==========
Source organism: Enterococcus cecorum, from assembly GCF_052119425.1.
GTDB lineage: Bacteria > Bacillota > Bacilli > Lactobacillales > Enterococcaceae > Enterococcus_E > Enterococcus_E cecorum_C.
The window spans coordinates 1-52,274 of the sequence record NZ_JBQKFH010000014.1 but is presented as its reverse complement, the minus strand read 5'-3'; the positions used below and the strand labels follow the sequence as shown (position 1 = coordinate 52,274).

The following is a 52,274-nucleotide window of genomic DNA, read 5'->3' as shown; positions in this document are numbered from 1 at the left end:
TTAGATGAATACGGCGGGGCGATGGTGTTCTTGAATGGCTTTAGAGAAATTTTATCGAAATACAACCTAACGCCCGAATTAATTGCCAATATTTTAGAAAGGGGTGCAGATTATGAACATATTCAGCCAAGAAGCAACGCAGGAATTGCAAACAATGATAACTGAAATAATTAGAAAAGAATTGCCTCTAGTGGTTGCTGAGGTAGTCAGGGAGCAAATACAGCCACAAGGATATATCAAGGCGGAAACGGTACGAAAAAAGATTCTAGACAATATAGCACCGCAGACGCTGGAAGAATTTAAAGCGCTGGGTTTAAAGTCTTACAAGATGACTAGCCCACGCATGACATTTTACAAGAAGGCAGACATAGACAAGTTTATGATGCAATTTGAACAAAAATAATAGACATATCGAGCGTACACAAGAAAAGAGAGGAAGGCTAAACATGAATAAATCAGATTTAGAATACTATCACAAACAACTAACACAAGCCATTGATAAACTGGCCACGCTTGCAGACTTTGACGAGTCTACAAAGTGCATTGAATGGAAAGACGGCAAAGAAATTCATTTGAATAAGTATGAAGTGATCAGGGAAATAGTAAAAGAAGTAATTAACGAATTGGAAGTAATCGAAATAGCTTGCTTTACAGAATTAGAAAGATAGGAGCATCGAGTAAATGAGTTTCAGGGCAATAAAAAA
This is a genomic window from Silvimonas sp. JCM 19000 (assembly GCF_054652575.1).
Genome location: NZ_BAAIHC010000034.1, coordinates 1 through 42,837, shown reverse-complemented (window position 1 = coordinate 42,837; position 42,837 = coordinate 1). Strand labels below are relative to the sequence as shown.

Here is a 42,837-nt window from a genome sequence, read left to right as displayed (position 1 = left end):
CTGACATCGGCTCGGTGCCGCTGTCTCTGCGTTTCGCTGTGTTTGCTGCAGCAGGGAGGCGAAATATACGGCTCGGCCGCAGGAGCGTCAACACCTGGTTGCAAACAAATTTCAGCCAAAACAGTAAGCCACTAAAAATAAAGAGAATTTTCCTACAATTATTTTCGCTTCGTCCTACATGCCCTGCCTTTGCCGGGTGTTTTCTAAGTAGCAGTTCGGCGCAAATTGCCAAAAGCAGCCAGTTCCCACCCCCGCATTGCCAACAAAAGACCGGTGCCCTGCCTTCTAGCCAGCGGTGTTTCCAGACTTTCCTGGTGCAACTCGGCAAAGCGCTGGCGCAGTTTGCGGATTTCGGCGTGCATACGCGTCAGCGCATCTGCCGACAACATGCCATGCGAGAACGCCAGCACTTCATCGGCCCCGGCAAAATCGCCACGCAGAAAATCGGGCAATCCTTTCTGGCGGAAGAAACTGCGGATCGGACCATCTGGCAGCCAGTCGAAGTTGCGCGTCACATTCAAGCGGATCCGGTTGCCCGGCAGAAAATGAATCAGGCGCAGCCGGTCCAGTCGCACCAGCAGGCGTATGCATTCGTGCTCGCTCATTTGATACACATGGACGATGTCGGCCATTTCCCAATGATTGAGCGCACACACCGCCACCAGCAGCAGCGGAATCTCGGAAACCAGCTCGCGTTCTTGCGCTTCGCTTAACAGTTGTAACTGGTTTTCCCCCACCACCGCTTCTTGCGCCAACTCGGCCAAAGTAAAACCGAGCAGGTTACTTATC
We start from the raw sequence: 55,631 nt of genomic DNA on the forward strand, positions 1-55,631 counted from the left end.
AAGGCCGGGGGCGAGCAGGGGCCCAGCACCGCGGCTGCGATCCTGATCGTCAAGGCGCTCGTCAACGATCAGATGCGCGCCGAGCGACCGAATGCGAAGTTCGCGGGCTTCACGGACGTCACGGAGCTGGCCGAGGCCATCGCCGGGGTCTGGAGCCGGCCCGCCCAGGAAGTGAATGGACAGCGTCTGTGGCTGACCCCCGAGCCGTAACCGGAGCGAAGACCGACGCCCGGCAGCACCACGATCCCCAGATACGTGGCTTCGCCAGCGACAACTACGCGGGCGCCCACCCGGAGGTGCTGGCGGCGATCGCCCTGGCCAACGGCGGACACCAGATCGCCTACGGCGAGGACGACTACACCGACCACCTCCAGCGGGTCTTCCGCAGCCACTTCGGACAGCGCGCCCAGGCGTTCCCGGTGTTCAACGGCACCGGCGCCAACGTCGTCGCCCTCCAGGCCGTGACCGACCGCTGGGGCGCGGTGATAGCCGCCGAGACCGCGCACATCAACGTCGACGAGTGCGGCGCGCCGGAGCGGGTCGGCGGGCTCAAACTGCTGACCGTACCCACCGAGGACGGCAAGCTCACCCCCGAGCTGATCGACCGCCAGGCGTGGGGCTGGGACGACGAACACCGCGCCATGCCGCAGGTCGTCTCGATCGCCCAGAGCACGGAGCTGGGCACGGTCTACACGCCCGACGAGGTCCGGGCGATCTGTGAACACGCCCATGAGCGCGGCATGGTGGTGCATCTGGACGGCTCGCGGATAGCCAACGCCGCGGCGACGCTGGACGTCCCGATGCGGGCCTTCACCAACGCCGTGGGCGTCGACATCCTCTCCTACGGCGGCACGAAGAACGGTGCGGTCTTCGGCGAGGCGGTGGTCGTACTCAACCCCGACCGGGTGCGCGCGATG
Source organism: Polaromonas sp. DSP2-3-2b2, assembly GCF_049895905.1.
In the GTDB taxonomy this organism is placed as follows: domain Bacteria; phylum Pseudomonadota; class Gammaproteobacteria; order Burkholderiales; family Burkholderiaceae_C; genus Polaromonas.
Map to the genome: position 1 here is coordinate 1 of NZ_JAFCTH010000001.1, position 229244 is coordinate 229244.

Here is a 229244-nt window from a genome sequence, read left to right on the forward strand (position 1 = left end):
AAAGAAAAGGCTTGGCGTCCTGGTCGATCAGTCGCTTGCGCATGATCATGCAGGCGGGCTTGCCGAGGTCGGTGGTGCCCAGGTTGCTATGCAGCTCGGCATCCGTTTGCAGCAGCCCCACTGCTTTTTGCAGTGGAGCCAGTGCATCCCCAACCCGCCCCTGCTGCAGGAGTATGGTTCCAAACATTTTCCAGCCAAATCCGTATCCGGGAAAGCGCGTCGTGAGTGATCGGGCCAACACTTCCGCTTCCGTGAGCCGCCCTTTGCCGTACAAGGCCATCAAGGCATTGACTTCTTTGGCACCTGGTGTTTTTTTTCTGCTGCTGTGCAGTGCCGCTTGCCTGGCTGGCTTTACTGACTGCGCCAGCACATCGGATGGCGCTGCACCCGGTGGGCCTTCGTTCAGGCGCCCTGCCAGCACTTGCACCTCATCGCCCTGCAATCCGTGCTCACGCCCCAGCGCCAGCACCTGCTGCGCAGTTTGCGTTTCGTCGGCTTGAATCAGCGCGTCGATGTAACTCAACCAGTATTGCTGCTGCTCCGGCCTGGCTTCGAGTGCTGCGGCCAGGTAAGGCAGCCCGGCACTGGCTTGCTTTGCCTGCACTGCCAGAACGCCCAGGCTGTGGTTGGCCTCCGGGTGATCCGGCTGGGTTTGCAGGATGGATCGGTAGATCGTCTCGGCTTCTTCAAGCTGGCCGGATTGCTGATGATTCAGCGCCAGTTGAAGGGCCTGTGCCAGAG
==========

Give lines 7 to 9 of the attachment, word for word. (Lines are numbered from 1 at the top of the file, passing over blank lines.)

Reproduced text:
Genome location: NZ_BAAIHC010000034.1, coordinates 1 through 42,837, shown reverse-complemented (window position 1 = coordinate 42,837; position 42,837 = coordinate 1). Strand labels below are relative to the sequence as shown.

Here is a 42,837-nt window from a genome sequence, read left to right as displayed (position 1 = left end):
CTGACATCGGCTCGGTGCCGCTGTCTCTGCGTTTCGCTGTGTTTGCTGCAGCAGGGAGGCGAAATATACGGCTCGGCCGCAGGAGCGTCAACACCTGGTTGCAAACAAATTTCAGCCAAAACAGTAAGCCACTAAAAATAAAGAGAATTTTCCTACAATTATTTTCGCTTCGTCCTACATGCCCTGCCTTTGCCGGGTGTTTTCTAAGTAGCAGTTCGGCGCAAATTGCCAAAAGCAGCCAGTTCCCACCCCCGCATTGCCAACAAAAGACCGGTGCCCTGCCTTCTAGCCAGCGGTGTTTCCAGACTTTCCTGGTGCAACTCGGCAAAGCGCTGGCGCAGTTTGCGGATTTCGGCGTGCATACGCGTCAGCGCATCTGCCGACAACATGCCATGCGAGAACGCCAGCACTTCATCGGCCCCGGCAAAATCGCCACGCAGAAAATCGGGCAATCCTTTCTGGCGGAAGAAACTGCGGATCGGACCATCTGGCAGCCAGTCGAAGTTGCGCGTCACATTCAAGCGGATCCGGTTGCCCGGCAGAAAATGAATCAGGCGCAGCCGGTCCAGTCGCACCAGCAGGCGTATGCATTCGTGCTCGCTCATTTGATACACATGGACGATGTCGGCCATTTCCCAATGATTGAGCGCACACACCGCCACCAGCAGCAGCGGAATCTCGGAAACCAGCTCGCGTTCTTGCGCTTCGCTTAACAGTTGTAACTGGTTTTCCCCCACCACCGCTTCTTGCGCCAACTCGGCCAAAGTAAAACCGAGCAGGTTACTTATC